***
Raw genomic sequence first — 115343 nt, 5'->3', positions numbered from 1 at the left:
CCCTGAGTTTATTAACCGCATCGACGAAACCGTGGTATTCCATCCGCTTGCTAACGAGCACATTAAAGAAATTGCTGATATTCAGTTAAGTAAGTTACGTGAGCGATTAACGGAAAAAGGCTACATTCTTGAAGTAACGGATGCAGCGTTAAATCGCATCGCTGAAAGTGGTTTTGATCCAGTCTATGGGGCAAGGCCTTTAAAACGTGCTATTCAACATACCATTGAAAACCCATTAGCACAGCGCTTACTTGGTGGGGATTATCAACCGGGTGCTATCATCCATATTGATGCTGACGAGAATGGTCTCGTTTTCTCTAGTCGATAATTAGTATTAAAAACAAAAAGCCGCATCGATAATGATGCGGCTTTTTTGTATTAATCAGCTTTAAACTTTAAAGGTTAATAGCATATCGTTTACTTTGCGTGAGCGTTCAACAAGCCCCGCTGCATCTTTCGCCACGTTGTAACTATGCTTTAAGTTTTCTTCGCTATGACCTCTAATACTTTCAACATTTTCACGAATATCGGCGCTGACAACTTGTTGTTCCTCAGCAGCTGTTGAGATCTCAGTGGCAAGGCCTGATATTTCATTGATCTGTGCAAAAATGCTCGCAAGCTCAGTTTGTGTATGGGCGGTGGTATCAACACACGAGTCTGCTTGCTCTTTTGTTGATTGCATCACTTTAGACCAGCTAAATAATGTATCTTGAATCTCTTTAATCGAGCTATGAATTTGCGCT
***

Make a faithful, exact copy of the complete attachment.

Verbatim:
Raw genomic sequence first — 115343 nt, 5'->3', positions numbered from 1 at the left:
CCCTGAGTTTATTAACCGCATCGACGAAACCGTGGTATTCCATCCGCTTGCTAACGAGCACATTAAAGAAATTGCTGATATTCAGTTAAGTAAGTTACGTGAGCGATTAACGGAAAAAGGCTACATTCTTGAAGTAACGGATGCAGCGTTAAATCGCATCGCTGAAAGTGGTTTTGATCCAGTCTATGGGGCAAGGCCTTTAAAACGTGCTATTCAACATACCATTGAAAACCCATTAGCACAGCGCTTACTTGGTGGGGATTATCAACCGGGTGCTATCATCCATATTGATGCTGACGAGAATGGTCTCGTTTTCTCTAGTCGATAATTAGTATTAAAAACAAAAAGCCGCATCGATAATGATGCGGCTTTTTTGTATTAATCAGCTTTAAACTTTAAAGGTTAATAGCATATCGTTTACTTTGCGTGAGCGTTCAACAAGCCCCGCTGCATCTTTCGCCACGTTGTAACTATGCTTTAAGTTTTCTTCGCTATGACCTCTAATACTTTCAACATTTTCACGAATATCGGCGCTGACAACTTGTTGTTCCTCAGCAGCTGTTGAGATCTCAGTGGCAAGGCCTGATATTTCATTGATCTGTGCAAAAATGCTCGCAAGCTCAGTTTGTGTATGGGCGGTGGTATCAACACACGAGTCTGCTTGCTCTTTTGTTGATTGCATCACTTTAGACCAGCTAAATAATGTATCTTGAATCTCTTTAATCGAGCTATGAATTTGCGCT